1211.02(b)(ii) LexisNexis® Research Database Evidence
Excerpted articles from the LexisNexis® research database are one type of credible evidence of the surname significance of a term. There is no requirement that the examining attorney make of record every story found in a LexisNexis® search. However, the examining attorney is presumed to make the best case possible. See In re Federated Dep't Stores Inc., 3 USPQ2d 1541, 1542 n.2 (TTAB 1987); 3 USPQ2d 1541, 1542 n.2 (TTAB 1987); see also In re Monotype Corp. PLC, 14 USPQ2d 1070, 1071 (TTAB 1989) ("We must conclude that, because the Examining Attorney is presumed to have made the best case possible, the 46 stories not made of record [the search yielded 48 stories] do not support the position that CALISTO is a surname and, indeed, show that CALISTO has non surname meanings.") See TMEP §710.01(b) regarding evidence originating in foreign publications.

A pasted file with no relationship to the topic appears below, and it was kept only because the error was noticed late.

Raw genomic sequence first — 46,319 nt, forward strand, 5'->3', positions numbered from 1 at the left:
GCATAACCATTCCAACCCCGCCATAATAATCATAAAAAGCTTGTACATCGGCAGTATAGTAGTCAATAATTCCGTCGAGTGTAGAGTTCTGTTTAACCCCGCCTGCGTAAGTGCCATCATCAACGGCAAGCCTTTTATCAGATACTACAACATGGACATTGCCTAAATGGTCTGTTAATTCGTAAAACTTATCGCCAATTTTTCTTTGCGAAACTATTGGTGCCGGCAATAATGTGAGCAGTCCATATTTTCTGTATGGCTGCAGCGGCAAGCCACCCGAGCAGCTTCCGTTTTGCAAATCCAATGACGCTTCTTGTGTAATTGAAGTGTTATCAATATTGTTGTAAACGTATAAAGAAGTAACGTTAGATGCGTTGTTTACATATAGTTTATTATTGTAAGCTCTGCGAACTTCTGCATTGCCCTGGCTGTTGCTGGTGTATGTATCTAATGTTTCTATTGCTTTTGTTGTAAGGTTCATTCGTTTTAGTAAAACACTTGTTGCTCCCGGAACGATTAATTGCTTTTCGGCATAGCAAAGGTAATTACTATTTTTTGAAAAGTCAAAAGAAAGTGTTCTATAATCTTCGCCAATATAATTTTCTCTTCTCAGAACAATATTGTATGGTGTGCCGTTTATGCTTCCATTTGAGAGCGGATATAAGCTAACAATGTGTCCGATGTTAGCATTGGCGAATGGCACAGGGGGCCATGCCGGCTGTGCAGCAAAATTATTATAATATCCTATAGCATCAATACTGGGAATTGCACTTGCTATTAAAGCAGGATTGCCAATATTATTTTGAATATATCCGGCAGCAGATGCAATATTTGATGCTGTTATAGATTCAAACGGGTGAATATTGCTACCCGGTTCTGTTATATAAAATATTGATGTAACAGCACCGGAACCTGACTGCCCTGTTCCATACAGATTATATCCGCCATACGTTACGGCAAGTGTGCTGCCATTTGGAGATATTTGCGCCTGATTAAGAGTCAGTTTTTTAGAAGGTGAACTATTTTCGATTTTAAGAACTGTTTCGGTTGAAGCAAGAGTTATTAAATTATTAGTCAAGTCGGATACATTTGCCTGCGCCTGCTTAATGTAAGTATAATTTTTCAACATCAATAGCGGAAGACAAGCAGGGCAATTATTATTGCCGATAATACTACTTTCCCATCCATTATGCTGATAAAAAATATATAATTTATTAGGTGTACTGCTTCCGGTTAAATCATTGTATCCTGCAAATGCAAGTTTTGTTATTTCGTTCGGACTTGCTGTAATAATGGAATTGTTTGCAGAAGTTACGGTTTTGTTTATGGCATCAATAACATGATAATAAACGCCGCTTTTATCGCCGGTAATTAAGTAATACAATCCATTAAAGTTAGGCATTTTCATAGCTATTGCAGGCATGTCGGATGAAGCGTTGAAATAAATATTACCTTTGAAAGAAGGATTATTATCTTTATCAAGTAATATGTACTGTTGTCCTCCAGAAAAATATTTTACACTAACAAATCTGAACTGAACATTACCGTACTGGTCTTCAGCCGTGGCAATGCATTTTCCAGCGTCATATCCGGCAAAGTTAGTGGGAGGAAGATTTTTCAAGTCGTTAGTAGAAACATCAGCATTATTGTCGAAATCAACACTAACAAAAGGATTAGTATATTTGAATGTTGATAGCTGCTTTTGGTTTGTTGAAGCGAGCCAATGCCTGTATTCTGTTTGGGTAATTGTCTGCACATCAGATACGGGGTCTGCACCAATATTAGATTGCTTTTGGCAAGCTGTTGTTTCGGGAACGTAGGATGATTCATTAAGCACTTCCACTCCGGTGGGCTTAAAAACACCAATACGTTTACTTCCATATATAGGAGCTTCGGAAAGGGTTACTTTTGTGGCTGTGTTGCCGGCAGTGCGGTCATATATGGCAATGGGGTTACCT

Examining attorneys may also show surname significance by providing evidence of the total number of occurrences of a particular surname in the LexisNexis® surname database, which is a regularly updated nationwide directory of mobile phone numbers and other numbers (such VOIP numbers) and the names with which they are associated.
An Office action that includes any evidence obtained from a research database should include a citation to the research service and a clear record of the specific search that was conducted, indicating the libraries or files that were searched and the date of the search (e.g., LexisNexis®, News and Business, All News, Aug. 5, 2007). The electronic record or printout summarizing the search should be made a part of the record. Relevant information not included on the summary, such as the number of documents viewed, should be stated in narrative in the Office action. See TMEP §710.01(a).